In spite of its location in the middle of the Mediterranean Sea, chronic water scarcity has plagued Sardinia since ages. The usage of ancient water pipes marred with leaks combined with suffocating heat and drought during the summer bring about one of the most serious water shortages in the Mediterranean area. Bosa is not an exception; water going off for a couple of hours even during the daytime isn't something exceptional. But it has something that other Sardinian towns lack: being set along the peaceful banks of the only navigable river on the entire island; Fiume Temo (55 km). Tirso, the longest river of Sardinia (152 km), puts it to shame, but it's thanks to this tiny stream that Bosa is surrounded by lush verdant green rolling hills; that it had been already flourishing when other Sardinian locations were getting their first inhabitants; that fishing and agriculture play an important role in local economy.



Wandering winding, medieval streets of Bosa's centro storico will make you feel as if you're really in Italy - all because they're so full with life. I'm sure if I understood more than just very basic Italian, I would definitely become the third party in locals' two-way conversations. Many doors and windows are open ajar and there are noises coming from the houses as well - a lively family discussion during the pranzo, very loud football fan shouting profanities at his team losing a goal, the clinking and hissing tools used in home workshops. There is laundry hanging on the balconies or outside the windows. Many houses are adorned with flower pots placed in front of the main door or on the windowsills. And these colors! Bosa's houses lining its steep, maze-like lanes are flooded with bright, saturated hues and are a staple to the area. While in Sassari I barely ever had the urge to take my camera out, in Bosa, one after another, I shot pictures of violets, blues, rusts, greens, pinks, turquoises and ochres. The houses continue all the way to the hilltop, which is crowned with the ruins of old Castella Malaspina. From there only one color speckles the distance - the red of tiles covering the roofs. Another wonderful view presents itself from the right bank of Fiume Temo, near historical Ponte Vecchio, where I debauched myself at gelato alla Nutella, watching the world at the foothills of Malaspina Hill go by.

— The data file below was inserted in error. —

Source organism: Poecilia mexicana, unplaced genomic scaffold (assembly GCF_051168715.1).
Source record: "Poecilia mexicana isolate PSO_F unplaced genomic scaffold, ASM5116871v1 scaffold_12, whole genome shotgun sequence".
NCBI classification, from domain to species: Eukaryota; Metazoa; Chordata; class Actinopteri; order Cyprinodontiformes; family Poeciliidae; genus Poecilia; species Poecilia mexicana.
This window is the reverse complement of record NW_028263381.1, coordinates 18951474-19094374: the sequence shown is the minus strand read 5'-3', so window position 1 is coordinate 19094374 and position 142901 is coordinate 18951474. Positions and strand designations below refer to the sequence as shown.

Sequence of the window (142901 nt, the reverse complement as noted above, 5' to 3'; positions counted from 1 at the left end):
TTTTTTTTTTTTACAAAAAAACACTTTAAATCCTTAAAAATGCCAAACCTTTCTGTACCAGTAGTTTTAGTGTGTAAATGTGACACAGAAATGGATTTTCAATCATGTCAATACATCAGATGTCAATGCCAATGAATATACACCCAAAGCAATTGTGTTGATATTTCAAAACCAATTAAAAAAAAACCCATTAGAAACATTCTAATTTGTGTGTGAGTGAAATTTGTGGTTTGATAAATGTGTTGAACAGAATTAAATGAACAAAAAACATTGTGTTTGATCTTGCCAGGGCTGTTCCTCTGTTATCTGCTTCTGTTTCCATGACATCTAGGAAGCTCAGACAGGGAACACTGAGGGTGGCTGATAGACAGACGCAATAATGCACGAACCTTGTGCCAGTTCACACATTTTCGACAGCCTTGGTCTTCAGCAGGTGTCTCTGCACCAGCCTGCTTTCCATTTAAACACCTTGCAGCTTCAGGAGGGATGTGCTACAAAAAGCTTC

Despite its picturesque beauty, the town wasn't at all untrammeled by tourists. Just like in Sassari, you won't see massive crowds there. But unlike the major city in the north of Sardinia, Bosa has some life to it. Its very relaxed atmosphere definitely left me with a positive impression of the place and made me remember the island as a destination where not only millionaires venture.























Friday, November 9, 2012

Sassari, the ghost town of Sardinia